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Dan McLay: A first time for everything

Josh Cunningham
19 Aug 2016

Dan McLay only turned pro last year, but found himself on the start line of the Tour de France. Cyclist followed his ups and downs.

‘If it sounds like I’m in pain, it’s because I am,’ says the wincing voice of Dan McLay between sharp, pursed-lipped inhalations of breath. He’s not, as it might sound, dragging himself up some fearsome Alpine Col, but is on the massage table after Stage 11 of the 2016 Tour de France.

It’s McLay’s first Tour, which he’s riding with modest French Pro-Continental team Fortuneo-Vital Concept as its designated sprinter, and his masseuse, Elodie, is trying her best to help the 24-year-old’s legs recover from the exertions of the day’s stage, not to mention the previous 10. 

We can of course grant the Leicestershire rider’s muscles a reason to be feeling the pinch after an exceptional opening week that included performances a Grand Tour veteran would have been proud of, let alone a rookie.

Dan McLay

After finishing ninth on the opening stage and ninth again on stage three, McLay then bagged himself an impressive seventh place on Stage 4 before taking a remarkable third place on Stage 6.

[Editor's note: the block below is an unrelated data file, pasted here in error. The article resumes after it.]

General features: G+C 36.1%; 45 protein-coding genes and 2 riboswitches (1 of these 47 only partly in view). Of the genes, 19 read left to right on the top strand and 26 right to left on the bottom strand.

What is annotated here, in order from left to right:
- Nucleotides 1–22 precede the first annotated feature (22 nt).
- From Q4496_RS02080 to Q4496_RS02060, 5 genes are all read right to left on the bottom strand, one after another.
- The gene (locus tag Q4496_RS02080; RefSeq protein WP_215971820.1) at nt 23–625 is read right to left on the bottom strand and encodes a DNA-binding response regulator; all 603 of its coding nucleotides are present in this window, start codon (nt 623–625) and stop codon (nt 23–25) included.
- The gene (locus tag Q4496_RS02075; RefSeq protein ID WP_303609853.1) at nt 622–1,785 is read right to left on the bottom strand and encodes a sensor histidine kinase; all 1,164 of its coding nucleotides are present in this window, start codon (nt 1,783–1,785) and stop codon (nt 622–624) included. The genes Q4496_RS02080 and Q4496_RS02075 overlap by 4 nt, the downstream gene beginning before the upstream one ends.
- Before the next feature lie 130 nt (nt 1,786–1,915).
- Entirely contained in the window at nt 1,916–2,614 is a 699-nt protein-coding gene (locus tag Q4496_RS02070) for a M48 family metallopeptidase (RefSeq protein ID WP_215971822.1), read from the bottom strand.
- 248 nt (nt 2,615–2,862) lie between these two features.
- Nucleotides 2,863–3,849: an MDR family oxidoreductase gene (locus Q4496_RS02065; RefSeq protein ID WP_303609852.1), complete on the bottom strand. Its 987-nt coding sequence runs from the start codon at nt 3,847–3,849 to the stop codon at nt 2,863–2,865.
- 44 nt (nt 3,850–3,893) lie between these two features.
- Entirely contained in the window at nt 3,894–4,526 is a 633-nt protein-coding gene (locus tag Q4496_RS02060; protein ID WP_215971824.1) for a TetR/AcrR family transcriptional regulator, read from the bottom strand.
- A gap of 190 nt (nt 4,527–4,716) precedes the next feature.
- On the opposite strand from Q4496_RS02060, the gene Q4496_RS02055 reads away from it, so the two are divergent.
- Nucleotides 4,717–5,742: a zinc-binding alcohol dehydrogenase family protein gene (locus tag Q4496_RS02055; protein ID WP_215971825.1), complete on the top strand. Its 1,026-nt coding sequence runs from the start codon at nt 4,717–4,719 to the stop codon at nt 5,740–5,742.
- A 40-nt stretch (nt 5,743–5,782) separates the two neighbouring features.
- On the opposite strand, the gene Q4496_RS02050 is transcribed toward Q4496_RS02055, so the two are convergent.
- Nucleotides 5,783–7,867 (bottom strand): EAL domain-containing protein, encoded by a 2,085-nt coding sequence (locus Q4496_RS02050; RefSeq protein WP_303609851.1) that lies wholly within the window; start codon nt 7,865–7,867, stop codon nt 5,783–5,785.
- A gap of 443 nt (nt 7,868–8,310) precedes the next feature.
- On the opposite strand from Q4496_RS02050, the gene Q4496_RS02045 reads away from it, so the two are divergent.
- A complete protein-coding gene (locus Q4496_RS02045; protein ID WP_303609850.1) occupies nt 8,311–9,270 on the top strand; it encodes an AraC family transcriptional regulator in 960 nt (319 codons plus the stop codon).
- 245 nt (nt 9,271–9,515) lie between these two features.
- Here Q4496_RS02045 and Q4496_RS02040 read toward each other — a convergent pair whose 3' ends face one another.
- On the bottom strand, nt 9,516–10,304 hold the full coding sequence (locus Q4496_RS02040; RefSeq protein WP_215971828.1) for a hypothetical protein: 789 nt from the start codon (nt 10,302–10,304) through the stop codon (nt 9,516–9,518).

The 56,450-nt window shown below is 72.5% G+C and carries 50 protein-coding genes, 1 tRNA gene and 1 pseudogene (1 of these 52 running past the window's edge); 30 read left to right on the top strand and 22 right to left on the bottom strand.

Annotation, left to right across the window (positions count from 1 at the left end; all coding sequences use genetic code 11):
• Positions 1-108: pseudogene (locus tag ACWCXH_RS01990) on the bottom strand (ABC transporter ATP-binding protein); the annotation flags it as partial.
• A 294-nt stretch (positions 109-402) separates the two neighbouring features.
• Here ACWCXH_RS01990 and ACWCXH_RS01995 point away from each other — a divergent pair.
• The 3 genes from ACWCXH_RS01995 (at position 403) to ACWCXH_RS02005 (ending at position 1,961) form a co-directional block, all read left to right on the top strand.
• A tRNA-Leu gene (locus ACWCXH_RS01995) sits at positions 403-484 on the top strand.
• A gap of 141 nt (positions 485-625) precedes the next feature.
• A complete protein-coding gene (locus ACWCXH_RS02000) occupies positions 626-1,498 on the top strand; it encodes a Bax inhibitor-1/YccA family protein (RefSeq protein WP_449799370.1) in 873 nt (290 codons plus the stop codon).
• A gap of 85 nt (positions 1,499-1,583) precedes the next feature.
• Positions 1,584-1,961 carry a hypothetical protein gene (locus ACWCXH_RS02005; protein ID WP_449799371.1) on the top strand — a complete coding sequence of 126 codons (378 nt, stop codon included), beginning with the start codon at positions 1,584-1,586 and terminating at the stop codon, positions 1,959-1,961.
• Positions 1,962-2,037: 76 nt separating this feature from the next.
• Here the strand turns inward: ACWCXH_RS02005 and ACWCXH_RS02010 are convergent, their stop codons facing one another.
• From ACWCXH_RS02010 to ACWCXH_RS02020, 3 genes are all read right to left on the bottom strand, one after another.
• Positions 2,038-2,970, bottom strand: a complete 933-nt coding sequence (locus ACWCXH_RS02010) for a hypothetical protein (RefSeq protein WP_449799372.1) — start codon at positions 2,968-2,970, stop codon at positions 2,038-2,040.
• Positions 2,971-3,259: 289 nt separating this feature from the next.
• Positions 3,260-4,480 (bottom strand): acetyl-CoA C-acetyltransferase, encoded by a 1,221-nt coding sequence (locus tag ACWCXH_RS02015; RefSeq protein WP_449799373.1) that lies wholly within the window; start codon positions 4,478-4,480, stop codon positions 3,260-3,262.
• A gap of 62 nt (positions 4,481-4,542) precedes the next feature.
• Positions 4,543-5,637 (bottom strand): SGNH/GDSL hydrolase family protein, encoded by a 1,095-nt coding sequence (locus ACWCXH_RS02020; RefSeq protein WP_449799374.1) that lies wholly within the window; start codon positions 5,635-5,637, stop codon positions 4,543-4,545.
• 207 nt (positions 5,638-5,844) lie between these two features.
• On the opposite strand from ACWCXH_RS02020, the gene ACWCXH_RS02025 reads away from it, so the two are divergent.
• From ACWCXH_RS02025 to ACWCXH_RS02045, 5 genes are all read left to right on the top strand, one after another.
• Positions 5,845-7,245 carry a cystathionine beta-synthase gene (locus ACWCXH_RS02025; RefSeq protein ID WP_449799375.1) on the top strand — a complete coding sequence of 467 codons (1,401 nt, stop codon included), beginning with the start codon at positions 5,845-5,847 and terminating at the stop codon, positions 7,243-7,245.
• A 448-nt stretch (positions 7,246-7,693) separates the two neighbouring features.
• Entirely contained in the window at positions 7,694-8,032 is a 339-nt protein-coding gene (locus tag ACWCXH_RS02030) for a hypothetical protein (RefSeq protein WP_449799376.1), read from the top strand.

‘I was feeling like I had more in the legs when I was getting the ninths and sevenths,’ reveals McLay, whose Twitter updates at the time were nothing but expressions of thanks to his teammates, and criticisms of himself. 

‘I was kind of there but getting stuck,’ he explains, ‘but I think I kind of confirmed that I was able to do more than just get through and hold a position. You’re happy afterwards, but also frustrated because you always think that there’s that little bit more that you could have done. But you’ve just got to get on with it. You can’t dwell or think about anything for too long because there’s always the next day.’

In some ways it’s the typical attitude of a born racer – not content with an already outstanding performance, he’s blinded by a desire for more. But despite this McLay does allow himself a small amount of exultation. 

‘Obviously I was really excited to feel like I had the legs to actually go and win something if everything went perfectly. It felt really good to do it when everyone was there – all the best guys.’ And with Cavendish, Kittel, Greipel and Sagan all being bested by McLay in the sprints at some stage or another, perhaps he himself is now one of ‘the best guys’.

Dan McLay

‘You still want to win, regardless of who you’re up against, but going for victory here feels different. It doesn’t actually sink in until you’re in the race, racing it,’ says McLay, clearly struggling to articulate just what it feels like to be at the Tour.